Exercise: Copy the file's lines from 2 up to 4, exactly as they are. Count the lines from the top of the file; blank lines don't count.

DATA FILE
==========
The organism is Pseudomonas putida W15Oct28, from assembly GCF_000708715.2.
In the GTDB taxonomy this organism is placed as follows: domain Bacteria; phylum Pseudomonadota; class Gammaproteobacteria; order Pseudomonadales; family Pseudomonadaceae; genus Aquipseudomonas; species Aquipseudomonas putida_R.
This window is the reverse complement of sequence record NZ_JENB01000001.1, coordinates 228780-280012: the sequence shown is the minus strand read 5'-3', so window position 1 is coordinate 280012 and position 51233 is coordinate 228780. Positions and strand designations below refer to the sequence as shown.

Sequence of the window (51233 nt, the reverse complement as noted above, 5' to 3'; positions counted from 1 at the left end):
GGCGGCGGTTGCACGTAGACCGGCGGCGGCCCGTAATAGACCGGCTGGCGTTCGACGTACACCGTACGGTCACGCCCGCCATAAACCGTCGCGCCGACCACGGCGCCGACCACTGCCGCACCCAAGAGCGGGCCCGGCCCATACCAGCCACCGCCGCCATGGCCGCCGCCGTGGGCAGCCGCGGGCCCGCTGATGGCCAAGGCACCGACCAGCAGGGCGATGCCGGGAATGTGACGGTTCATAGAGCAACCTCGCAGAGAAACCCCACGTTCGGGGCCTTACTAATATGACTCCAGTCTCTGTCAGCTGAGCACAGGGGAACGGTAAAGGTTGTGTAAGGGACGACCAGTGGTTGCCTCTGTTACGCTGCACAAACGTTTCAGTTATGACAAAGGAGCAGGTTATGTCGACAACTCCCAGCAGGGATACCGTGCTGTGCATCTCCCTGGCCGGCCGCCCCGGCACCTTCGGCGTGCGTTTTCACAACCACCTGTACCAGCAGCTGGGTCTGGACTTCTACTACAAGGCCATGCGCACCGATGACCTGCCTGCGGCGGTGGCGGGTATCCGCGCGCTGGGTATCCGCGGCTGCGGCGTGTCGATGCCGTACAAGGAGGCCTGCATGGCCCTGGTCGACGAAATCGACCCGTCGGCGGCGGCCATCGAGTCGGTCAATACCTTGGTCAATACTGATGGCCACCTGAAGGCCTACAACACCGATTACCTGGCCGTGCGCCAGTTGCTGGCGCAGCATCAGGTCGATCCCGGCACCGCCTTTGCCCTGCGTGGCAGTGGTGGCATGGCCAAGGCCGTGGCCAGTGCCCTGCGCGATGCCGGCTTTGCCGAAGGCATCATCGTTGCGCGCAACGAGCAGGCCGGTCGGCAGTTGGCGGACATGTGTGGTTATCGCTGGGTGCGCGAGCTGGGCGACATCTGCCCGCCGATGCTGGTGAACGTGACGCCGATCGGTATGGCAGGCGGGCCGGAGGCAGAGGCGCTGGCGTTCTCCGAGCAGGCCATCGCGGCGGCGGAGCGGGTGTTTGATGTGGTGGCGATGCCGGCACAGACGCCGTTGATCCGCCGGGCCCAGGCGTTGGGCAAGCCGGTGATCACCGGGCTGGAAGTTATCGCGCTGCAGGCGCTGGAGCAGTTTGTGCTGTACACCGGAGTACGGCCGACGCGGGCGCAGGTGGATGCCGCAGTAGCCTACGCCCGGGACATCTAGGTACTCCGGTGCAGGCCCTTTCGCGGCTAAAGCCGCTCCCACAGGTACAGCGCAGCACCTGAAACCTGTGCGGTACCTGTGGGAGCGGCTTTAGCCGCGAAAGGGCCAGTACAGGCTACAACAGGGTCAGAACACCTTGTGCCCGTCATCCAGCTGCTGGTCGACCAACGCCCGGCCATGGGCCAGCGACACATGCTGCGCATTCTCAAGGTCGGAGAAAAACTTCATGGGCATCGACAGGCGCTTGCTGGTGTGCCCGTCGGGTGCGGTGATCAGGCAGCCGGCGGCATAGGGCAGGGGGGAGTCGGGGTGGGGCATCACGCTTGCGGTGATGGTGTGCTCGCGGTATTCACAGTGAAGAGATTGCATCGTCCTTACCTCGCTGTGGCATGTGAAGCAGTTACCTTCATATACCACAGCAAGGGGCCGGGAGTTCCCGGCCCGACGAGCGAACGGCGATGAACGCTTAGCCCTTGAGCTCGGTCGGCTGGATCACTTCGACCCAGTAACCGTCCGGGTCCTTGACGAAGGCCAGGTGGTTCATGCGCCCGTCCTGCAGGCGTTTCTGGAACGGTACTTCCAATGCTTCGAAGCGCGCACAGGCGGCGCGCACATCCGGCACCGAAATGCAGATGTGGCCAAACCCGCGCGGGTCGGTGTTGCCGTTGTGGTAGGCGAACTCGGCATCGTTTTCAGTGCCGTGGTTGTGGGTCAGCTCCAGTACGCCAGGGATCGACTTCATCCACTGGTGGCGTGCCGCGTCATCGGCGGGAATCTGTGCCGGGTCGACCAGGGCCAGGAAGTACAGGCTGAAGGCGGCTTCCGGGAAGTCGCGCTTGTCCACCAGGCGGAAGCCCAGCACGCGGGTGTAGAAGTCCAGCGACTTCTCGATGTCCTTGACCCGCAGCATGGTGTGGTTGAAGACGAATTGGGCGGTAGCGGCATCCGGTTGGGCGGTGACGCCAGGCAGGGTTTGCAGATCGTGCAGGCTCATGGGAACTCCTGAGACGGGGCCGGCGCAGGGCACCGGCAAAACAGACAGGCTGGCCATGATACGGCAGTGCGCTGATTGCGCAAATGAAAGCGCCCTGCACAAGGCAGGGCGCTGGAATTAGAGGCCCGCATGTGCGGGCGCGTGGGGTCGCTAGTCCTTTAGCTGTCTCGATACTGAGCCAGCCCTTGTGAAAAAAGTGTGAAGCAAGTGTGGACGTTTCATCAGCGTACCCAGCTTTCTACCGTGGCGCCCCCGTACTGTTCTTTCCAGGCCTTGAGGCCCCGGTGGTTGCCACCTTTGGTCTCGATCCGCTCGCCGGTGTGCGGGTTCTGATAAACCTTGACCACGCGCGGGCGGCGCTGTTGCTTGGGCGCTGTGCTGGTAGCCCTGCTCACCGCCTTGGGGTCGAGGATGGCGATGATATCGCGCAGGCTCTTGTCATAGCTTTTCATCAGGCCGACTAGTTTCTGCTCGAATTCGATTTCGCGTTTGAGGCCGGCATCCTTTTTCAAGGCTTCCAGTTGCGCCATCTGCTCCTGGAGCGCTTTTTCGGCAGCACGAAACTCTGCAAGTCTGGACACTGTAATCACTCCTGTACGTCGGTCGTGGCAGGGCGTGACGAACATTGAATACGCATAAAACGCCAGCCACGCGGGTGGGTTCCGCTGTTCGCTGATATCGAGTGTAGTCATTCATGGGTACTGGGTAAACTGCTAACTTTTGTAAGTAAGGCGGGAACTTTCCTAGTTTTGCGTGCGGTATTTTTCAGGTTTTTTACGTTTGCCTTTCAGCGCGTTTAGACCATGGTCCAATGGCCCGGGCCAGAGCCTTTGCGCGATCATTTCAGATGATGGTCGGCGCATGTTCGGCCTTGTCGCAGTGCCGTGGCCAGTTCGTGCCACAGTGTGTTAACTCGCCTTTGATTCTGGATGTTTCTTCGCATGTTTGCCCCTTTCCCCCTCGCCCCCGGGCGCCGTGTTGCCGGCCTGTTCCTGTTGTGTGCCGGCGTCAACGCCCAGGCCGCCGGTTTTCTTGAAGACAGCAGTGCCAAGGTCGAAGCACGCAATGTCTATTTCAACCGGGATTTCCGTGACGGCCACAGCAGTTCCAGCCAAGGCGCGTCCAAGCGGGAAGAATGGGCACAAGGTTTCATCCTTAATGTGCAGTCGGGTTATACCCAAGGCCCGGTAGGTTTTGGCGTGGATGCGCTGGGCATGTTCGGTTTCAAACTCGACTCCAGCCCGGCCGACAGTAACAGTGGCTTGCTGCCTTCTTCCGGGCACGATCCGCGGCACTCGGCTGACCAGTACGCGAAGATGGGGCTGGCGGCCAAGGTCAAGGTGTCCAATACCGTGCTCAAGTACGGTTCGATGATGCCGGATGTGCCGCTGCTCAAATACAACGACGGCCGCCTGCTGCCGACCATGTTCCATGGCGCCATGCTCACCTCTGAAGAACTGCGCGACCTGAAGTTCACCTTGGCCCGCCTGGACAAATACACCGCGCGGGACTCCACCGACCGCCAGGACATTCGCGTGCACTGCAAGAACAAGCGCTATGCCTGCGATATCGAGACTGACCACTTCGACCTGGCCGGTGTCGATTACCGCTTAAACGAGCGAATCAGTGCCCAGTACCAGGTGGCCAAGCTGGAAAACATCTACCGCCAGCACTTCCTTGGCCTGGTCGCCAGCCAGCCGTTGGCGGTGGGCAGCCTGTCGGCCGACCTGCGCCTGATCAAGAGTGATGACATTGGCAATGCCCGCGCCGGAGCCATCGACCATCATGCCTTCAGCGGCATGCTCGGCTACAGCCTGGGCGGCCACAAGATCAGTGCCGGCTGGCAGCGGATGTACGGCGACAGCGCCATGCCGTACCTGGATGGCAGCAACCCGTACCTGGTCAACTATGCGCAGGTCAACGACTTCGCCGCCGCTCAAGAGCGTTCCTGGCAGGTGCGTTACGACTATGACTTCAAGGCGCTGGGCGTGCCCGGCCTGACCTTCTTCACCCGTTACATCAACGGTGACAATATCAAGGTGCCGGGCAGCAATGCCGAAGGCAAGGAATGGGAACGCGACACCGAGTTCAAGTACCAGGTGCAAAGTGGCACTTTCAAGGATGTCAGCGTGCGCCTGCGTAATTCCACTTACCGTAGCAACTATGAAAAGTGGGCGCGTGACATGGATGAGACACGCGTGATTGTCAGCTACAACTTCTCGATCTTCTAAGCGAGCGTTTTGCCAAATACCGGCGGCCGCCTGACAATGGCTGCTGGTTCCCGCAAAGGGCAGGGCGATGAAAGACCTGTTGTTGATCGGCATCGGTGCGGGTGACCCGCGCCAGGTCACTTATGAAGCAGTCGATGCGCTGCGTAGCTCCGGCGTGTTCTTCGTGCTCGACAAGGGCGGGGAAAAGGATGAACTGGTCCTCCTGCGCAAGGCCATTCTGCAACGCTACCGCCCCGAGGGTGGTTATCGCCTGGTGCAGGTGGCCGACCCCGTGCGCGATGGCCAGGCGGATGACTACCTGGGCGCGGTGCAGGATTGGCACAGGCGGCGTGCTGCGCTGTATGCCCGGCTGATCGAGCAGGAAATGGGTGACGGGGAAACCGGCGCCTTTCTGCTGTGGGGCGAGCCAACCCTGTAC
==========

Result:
In the GTDB taxonomy this organism is placed as follows: domain Bacteria; phylum Pseudomonadota; class Gammaproteobacteria; order Pseudomonadales; family Pseudomonadaceae; genus Aquipseudomonas; species Aquipseudomonas putida_R.
This window is the reverse complement of sequence record NZ_JENB01000001.1, coordinates 228780-280012: the sequence shown is the minus strand read 5'-3', so window position 1 is coordinate 280012 and position 51233 is coordinate 228780. Positions and strand designations below refer to the sequence as shown.

Sequence of the window (51233 nt, the reverse complement as noted above, 5' to 3'; positions counted from 1 at the left end):